We had an amazing zone conference. By the way, Dad, I do have a companion. His name is Elder Grow from Hollister, California. He's a really smart kid, very organized and has amazing language skills. He'll be going home in about 3 weeks, so he's training me now and then I'll become the senior AP when he leaves. Anyway, we gave our presentation on the apostle Paul. Paul had incredible success throughout Greece and Cyprus, among a people worshiping false gods. We went through his attributes and showed why he was so successful among the Greeks. First of all, he was obedient to exactness. Before he was converted, he was a Pharisee, so after his baptism, he knew how to live the new law with rigorous discipline. He had amazing teaching skills, he maintained incredible diligence in trials, and, most importantly, he loved God and the people. All the above hang on this one principle. Love is one of three motivations: Fear, Duty, and Love; and it's also the most powerful. As Paul says in Corinthians 13: without love, everything that we do is nothing. Without love, we are nothing. It's easy to apply that in our lives. Anything that we do should be fueled by our own love for that thing, otherwise, it's not going to profit us in the long-run. So, if the missionaries aren't fueled by a love for the people, then they're going to burn out, and quickly. Overall, it was a really good presentation, really inspirational I thought.
So, on Wednesday we're off to Thessaloniki by train. Zoitsa's going to be happy about that. I plan on seeing Takis as well, to see if he's progressed at all. Then it's back to Athens for the Athenian Zone Conference.
Well, happy 4th of July everybody.
I didn't really celebrate. The senior couple made a discourse on the American Revolution for his testimony. That was interesting... but that's about it. Tomorrow an American clogging team is coming to Athens and Elder Grow and I will be hosting them throughout the day. They're supposed to be really good. We haven't met them yet, but supposedly they went up onto Mars Hill today.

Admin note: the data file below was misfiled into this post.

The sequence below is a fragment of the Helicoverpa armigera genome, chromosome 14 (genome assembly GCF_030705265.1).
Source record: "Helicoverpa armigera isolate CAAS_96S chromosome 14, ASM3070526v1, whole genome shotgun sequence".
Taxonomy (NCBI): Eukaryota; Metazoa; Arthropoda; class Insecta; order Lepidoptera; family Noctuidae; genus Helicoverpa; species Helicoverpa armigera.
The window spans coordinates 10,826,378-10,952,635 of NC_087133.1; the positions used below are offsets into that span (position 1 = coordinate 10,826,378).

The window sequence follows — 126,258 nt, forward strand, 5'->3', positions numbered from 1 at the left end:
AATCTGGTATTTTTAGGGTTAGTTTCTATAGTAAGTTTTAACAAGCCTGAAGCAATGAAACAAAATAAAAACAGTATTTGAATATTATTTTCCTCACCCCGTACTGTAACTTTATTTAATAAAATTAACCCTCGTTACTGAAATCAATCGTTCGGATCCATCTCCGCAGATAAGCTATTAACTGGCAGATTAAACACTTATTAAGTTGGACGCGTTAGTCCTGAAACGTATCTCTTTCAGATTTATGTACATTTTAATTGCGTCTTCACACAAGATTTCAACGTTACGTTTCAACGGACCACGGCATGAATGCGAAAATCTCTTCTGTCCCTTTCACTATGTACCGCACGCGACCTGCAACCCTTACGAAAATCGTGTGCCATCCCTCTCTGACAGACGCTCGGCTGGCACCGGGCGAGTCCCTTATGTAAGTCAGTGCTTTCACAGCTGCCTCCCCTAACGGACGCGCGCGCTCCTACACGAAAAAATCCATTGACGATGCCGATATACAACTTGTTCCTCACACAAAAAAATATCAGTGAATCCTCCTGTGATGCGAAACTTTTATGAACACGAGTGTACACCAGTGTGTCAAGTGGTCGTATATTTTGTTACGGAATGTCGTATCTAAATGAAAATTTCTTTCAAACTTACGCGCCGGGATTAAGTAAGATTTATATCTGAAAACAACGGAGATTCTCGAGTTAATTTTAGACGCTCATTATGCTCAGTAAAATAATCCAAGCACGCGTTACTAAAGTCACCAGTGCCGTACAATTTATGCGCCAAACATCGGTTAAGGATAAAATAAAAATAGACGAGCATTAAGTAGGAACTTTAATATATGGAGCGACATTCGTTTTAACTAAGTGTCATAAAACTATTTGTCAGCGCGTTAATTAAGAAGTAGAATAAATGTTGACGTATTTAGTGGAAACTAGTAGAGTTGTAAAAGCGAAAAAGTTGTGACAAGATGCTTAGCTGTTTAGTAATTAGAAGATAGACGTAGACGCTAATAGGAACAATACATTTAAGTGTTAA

Have a great week and the next time we speak, I'll have stories of Thessaloniki to tell!
Well, I'm back in Athens afters a long road trip back from Thessaloniki. Zone Conference was wonderful! It had the same impact that the Cypriot conference had. It was really nice to see Thessaloniki again. Zoitsa, of course, was very happy to see me. She had us over for dinner along with the Dracocardos's, the new senior couple from England (he's Greek, from Rhodes). They really hit it off wonderfully. Zoitsa's dinners are always very impressing because of the presentation. We had Greek salad, bread with tyrokafteri (spicy cheese spread from Thess), Soutsoukaki, which are like oval shaped meat balls, greek sausage, rice with carrots and veggies, and a Mediterranean stew, similar to Ratatoille. It was so good... oh yeah and then cake and watermelon for dessert. We had a great time, and Elder Dracocardos (which means "Dragon Heart" in Greek) shared his conversion experience, as did Zoitsa with them. We had planned teaching her about the temple, but we didn't have a lot of time. We were able to find some new investigators while we were there as well. The second day we were there, we did a white board on the Paralia and I talked with a man from Nigeria, named Wisdom, and a man from Algeria, Fwed. hahaha, yeah you pronounce it like it looks. Wisdom seemed to stand out to me when he was walking by. I stopped and was able to tell him about the restoration. He recognized that God had led him to us. He asked if he could have a Book of Mormon and if he could come to church! So we exchanged phone numbers. He's a really great guy. And then I stopped Fwed as he was walking with a friend from Italy. I talked to Fwed and found out that he was a Muslim from Algeria. He's studying in Thess to become a scientist of some sort, and yet he believes in God. Which is really interesting. I told him about the Book of Mormon and how God has called a prophet today as he has always called prophets. He said that it made a lot of sense and that he'd like to learn more. I had given my last English Book of Mormon to Wisdom, so we exchanged phone numbers and set up a time to meet. Unfortunately, it fell through, so the other Elders are going to meet up with him. Another great guy.